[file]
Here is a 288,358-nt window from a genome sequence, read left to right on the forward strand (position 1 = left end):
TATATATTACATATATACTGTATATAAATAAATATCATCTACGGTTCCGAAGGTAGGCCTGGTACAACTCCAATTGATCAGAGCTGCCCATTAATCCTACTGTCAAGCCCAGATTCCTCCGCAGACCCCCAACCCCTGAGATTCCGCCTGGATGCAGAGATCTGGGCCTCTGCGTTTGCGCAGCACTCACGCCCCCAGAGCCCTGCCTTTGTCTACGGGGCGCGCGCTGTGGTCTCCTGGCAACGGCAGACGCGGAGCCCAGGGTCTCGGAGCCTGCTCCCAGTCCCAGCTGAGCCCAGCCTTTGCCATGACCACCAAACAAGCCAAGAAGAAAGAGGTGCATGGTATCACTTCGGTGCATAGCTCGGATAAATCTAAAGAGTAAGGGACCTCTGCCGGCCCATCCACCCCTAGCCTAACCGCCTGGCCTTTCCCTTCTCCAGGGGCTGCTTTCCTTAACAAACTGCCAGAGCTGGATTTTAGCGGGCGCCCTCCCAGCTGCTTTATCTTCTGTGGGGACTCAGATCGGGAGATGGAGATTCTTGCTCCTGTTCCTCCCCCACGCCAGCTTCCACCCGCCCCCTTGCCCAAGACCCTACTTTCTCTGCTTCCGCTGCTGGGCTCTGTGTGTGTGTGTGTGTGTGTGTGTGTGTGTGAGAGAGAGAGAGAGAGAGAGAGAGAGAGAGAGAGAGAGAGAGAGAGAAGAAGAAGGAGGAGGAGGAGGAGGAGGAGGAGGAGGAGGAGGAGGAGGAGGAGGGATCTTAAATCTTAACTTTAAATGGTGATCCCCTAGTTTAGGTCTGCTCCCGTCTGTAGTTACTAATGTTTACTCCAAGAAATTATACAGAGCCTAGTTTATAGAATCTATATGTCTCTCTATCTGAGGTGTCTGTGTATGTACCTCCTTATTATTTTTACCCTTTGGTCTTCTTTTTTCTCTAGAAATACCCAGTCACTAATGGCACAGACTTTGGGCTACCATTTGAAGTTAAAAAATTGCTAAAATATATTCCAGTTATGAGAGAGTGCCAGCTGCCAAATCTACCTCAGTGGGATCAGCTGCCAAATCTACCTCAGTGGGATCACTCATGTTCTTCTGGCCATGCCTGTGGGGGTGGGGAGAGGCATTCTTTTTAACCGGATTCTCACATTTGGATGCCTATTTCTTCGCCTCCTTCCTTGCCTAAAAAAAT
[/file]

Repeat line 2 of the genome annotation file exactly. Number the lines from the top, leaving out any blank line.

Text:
TATATATTACATATATACTGTATATAAATAAATATCATCTACGGTTCCGAAGGTAGGCCTGGTACAACTCCAATTGATCAGAGCTGCCCATTAATCCTACTGTCAAGCCCAGATTCCTCCGCAGACCCCCAACCCCTGAGATTCCGCCTGGATGCAGAGATCTGGGCCTCTGCGTTTGCGCAGCACTCACGCCCCCAGAGCCCTGCCTTTGTCTACGGGGCGCGCGCTGTGGTCTCCTGGCAACGGCAGACGCGGAGCCCAGGGTCTCGGAGCCTGCTCCCAGTCCCAGCTGAGCCCAGCCTTTGCCATGACCACCAAACAAGCCAAGAAGAAAGAGGTGCATGGTATCACTTCGGTGCATAGCTCGGATAAATCTAAAGAGTAAGGGACCTCTGCCGGCCCATCCACCCCTAGCCTAACCGCCTGGCCTTTCCCTTCTCCAGGGGCTGCTTTCCTTAACAAACTGCCAGAGCTGGATTTTAGCGGGCGCCCTCCCAGCTGCTTTATCTTCTGTGGGGACTCAGATCGGGAGATGGAGATTCTTGCTCCTGTTCCTCCCCCACGCCAGCTTCCACCCGCCCCCTTGCCCAAGACCCTACTTTCTCTGCTTCCGCTGCTGGGCTCTGTGTGTGTGTGTGTGTGTGTGTGTGTGTGTGAGAGAGAGAGAGAGAGAGAGAGAGAGAGAGAGAGAGAGAGAGAGAGAAGAAGAAGGAGGAGGAGGAGGAGGAGGAGGAGGAGGAGGAGGAGGAGGAGGAGGGATCTTAAATCTTAACTTTAAATGGTGATCCCCTAGTTTAGGTCTGCTCCCGTCTGTAGTTACTAATGTTTACTCCAAGAAATTATACAGAGCCTAGTTTATAGAATCTATATGTCTCTCTATCTGAGGTGTCTGTGTATGTACCTCCTTATTATTTTTACCCTTTGGTCTTCTTTTTTCTCTAGAAATACCCAGTCACTAATGGCACAGACTTTGGGCTACCATTTGAAGTTAAAAAATTGCTAAAATATATTCCAGTTATGAGAGAGTGCCAGCTGCCAAATCTACCTCAGTGGGATCAGCTGCCAAATCTACCTCAGTGGGATCACTCATGTTCTTCTGGCCATGCCTGTGGGGGTGGGGAGAGGCATTCTTTTTAACCGGATTCTCACATTTGGATGCCTATTTCTTCGCCTCCTTCCTTGCCTAAAAAAAT